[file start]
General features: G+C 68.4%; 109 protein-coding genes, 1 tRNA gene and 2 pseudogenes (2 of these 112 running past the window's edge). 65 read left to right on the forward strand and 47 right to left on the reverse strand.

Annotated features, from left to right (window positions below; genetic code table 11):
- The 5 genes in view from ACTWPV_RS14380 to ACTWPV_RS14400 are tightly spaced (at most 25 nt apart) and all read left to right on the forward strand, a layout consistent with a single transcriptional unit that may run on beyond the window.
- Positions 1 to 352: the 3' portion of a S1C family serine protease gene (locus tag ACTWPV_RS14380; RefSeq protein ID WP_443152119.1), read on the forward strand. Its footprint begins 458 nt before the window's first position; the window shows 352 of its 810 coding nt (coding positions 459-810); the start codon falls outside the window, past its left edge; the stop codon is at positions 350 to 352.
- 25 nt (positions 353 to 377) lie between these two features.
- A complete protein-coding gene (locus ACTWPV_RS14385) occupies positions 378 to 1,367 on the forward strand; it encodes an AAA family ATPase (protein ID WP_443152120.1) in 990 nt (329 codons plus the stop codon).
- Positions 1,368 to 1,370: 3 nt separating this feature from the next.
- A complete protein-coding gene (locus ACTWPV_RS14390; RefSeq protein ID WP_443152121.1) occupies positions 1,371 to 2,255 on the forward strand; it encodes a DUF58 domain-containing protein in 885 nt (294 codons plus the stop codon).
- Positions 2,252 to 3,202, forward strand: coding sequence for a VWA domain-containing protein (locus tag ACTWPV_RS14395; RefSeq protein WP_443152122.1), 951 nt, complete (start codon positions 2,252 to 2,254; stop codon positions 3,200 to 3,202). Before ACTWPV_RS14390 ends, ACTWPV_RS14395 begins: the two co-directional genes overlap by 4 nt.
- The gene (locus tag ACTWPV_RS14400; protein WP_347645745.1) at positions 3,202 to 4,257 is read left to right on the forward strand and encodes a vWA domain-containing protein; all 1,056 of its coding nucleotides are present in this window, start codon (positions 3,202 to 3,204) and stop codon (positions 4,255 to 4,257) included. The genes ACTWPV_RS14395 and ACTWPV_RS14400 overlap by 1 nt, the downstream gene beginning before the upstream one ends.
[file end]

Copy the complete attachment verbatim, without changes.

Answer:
General features: G+C 68.4%; 109 protein-coding genes, 1 tRNA gene and 2 pseudogenes (2 of these 112 running past the window's edge). 65 read left to right on the forward strand and 47 right to left on the reverse strand.

Annotated features, from left to right (window positions below; genetic code table 11):
- The 5 genes in view from ACTWPV_RS14380 to ACTWPV_RS14400 are tightly spaced (at most 25 nt apart) and all read left to right on the forward strand, a layout consistent with a single transcriptional unit that may run on beyond the window.
- Positions 1 to 352: the 3' portion of a S1C family serine protease gene (locus tag ACTWPV_RS14380; RefSeq protein ID WP_443152119.1), read on the forward strand. Its footprint begins 458 nt before the window's first position; the window shows 352 of its 810 coding nt (coding positions 459-810); the start codon falls outside the window, past its left edge; the stop codon is at positions 350 to 352.
- 25 nt (positions 353 to 377) lie between these two features.
- A complete protein-coding gene (locus ACTWPV_RS14385) occupies positions 378 to 1,367 on the forward strand; it encodes an AAA family ATPase (protein ID WP_443152120.1) in 990 nt (329 codons plus the stop codon).
- Positions 1,368 to 1,370: 3 nt separating this feature from the next.
- A complete protein-coding gene (locus ACTWPV_RS14390; RefSeq protein ID WP_443152121.1) occupies positions 1,371 to 2,255 on the forward strand; it encodes a DUF58 domain-containing protein in 885 nt (294 codons plus the stop codon).
- Positions 2,252 to 3,202, forward strand: coding sequence for a VWA domain-containing protein (locus tag ACTWPV_RS14395; RefSeq protein WP_443152122.1), 951 nt, complete (start codon positions 2,252 to 2,254; stop codon positions 3,200 to 3,202). Before ACTWPV_RS14390 ends, ACTWPV_RS14395 begins: the two co-directional genes overlap by 4 nt.
- The gene (locus tag ACTWPV_RS14400; protein WP_347645745.1) at positions 3,202 to 4,257 is read left to right on the forward strand and encodes a vWA domain-containing protein; all 1,056 of its coding nucleotides are present in this window, start codon (positions 3,202 to 3,204) and stop codon (positions 4,255 to 4,257) included. The genes ACTWPV_RS14395 and ACTWPV_RS14400 overlap by 1 nt, the downstream gene beginning before the upstream one ends.